By Arthur V. Evans

A few years back, on a warm muggy evening in September at the Savage Neck Natural Area Preserve on the Eastern Shore of Virginia, I was checking a light trap designed specifically to lure night-flying insects. As the beam of my headlamp swept over nearby shrubbery, my eye caught a pale green insect just over half an inch long perched on a leaf.

The green mantidfly, Zeugomantispa minuta, looks like a cross between a green lacewing and a praying mantid. They live throughout much of eastern United States and are found in a variety of habitats from late June through early October.

With four clear wings folded rooflike over its body and a pair of grabbing forelegs held tightly against its long, slender thorax, this animal looked like a cross between a green lacewing and a praying mantid. In fact, it was the green mantidfly, Zeugomantispa minuta.

Mantidflies belong to the order Neuroptera and are only distantly related to mantids. Instead, they are related to antlions (whose larvae are known as doodlebugs), lacewings, and owlflies. Praying mantids are in the order Mantodea and are actually cousins of cockroaches.

Adult mantidflies capture and eat all kinds of small insects in captivity, but little is known of their food preferences in the wild. The larvae are also predators. Some are known to attack the pupae of moths, or the larvae of beetles, flies, bees, and wasps, while others prey on the eggs of spiders.

There are two basic strategies for mantidfly larvae to successfully dine on spider eggs; they are either egg sac penetrators or spider-boarders. Egg sac penetrators, such as those of green mantidflies, seek out their food directly.

When they find an egg sac they chew their way through the silk casing with highly modified jaws. The grooved mandibles and maxillae fit snugly together to form a pair of piercing/sucking tubes through which they draw out the embryonic fluids of the eggs.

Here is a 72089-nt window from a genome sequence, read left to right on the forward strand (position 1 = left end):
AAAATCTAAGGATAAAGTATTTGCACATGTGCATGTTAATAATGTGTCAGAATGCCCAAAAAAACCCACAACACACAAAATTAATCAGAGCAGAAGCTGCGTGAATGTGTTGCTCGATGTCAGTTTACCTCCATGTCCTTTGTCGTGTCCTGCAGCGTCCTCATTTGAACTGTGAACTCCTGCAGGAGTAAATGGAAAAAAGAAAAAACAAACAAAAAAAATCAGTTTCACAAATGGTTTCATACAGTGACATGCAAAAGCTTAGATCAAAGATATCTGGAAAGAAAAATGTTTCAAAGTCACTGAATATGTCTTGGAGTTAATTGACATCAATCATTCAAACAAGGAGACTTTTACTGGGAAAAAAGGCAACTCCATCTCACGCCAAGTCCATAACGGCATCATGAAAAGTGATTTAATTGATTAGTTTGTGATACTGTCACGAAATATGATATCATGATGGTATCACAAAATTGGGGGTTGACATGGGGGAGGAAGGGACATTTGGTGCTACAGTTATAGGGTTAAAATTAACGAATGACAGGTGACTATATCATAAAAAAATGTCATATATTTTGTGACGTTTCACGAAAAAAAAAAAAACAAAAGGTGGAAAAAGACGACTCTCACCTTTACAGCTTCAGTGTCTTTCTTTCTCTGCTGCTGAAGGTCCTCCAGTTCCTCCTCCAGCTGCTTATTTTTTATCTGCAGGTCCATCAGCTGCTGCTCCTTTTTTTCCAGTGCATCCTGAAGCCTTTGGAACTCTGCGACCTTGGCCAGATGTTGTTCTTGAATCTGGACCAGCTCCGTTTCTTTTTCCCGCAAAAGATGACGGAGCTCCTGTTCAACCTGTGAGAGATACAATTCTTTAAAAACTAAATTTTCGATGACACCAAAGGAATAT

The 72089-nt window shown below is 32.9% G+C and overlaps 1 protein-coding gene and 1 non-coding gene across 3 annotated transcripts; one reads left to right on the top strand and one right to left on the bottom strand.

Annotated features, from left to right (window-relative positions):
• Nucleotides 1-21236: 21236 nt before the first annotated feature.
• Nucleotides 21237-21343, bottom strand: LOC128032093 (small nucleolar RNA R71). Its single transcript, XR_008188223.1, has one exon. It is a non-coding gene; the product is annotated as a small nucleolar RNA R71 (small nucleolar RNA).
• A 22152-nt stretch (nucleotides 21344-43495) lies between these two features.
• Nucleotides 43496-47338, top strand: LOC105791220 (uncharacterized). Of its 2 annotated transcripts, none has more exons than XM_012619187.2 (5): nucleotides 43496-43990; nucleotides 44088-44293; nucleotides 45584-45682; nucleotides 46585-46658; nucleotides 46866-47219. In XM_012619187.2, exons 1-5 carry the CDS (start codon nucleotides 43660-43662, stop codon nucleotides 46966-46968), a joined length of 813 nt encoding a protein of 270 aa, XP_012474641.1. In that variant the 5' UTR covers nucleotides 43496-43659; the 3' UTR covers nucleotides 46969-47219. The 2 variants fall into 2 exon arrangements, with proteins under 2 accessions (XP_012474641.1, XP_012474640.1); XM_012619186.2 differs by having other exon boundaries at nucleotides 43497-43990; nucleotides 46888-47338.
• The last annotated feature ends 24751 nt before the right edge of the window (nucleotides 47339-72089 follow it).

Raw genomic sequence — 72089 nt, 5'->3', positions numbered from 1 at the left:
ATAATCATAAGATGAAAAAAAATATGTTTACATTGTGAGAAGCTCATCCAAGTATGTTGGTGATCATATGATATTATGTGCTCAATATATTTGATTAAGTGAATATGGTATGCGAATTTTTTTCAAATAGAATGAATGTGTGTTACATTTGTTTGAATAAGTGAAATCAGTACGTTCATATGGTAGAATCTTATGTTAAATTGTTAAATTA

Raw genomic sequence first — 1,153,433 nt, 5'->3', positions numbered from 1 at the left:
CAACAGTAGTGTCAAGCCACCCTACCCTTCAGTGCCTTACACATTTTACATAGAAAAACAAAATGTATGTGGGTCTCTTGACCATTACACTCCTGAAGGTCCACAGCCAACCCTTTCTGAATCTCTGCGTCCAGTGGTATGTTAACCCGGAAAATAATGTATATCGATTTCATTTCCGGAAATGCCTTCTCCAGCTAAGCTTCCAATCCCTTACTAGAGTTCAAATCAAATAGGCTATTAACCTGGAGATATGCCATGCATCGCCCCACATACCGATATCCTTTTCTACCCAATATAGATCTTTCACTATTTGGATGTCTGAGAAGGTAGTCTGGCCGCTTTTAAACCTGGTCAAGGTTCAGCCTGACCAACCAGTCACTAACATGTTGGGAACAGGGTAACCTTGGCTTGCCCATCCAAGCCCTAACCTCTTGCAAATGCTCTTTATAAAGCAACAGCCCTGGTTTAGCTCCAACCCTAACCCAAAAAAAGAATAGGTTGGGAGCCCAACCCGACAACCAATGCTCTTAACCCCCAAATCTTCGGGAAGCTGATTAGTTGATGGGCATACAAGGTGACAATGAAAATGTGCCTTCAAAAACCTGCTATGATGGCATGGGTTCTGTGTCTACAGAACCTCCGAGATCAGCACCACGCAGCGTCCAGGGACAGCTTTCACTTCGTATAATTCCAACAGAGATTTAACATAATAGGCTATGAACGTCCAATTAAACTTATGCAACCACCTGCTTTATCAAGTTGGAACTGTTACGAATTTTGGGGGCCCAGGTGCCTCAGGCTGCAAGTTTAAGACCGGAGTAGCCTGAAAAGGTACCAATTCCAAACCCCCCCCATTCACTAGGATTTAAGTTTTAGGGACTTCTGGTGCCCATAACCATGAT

Spider boarders are unable to chew their way inside spider egg sacs. Instead, they seek out a female spider, climb onto her body, and wait. What are they waiting for? Egg-laying day. The larvae disembark just in time to be wrapped up with the eggs in the egg sac.

Those mantidlfy larvae that initially hitched their fortunes to a male must eventually switch to the egg-producing sex. They switch hosts either while the male is mating or being cannibalized by a female.

The life cycle of mantidflies is a type of complete metamorphosis known as hypermetamorphosis. The first larval stage is quite active and resembles a slender, leggy silverfish, a body type that serves them well as they seek out egg sacs or spiders. Once inside the egg sac, the larva switch into feeding mode and go through two  grublike stages before completing their development into adulthood. These fat, short-legged larvae are decidedly more sedentary. Afterall, they are thorax deep in food and have no need to go anywhere.

One of the most amazing things to me about mantidfly natural history is that scientists figured it out at all. The seemingly unlikely relationship between mantidflies and spiders was first described in 1869 and, with careful and patient study, continues to unfold today. It is this unrelenting promise of discovery that keeps me and my colleagues forever enamored with the world of insects and spiders and dreaming of an endless summer.

© 2010, A.V. Evans


  1. Great post about an amazing insect. I’ve only ever seen one Mantidfly in person. It was brown in color and looked very wasp-like. Before I could manage a picture it disappeared into the brush never to be seen again. After some research I figured what I had found, and was completely in awe. Mother nature is full of surprises and all sorts of trickery…LOL

    • Arthur Evans Says:

      Thanks! Your beast must be Climaciella brunnea. We have them in VA, but I have yet to see a live one. I often found them on sapping stems on Baccharis in southeastern Arizona during the summer monsoon season.

  2. Mark Schwalbe Says:


    My family and I saw EIGHT Climaciella Brunnea in the town of Oregon, Wisconsin yesterday. None of us, including my 81-year-old Dad who’s been watching insects since he was a kid had ever seen ONE mantidfly beofre, let alone eight! They were AMAZING!

  3. Just saw one for the first time today! Amazing looking creatures!! I took very close-up pics!

  4. How big do they get? I was buzzed by something with this shape while working near a light after dusk one night. It was maybe 4″ long, dark-colored, and in the Coast Range of Oregon.

  5. Good post in reading about them because I watched 1 lay over 100 eggs and the are hatching a month later seems to cold to hatch they laid in September and hatching today in October

  6. Adam A Burns Says:

    How can I get a hold of some mantid fly eggs?

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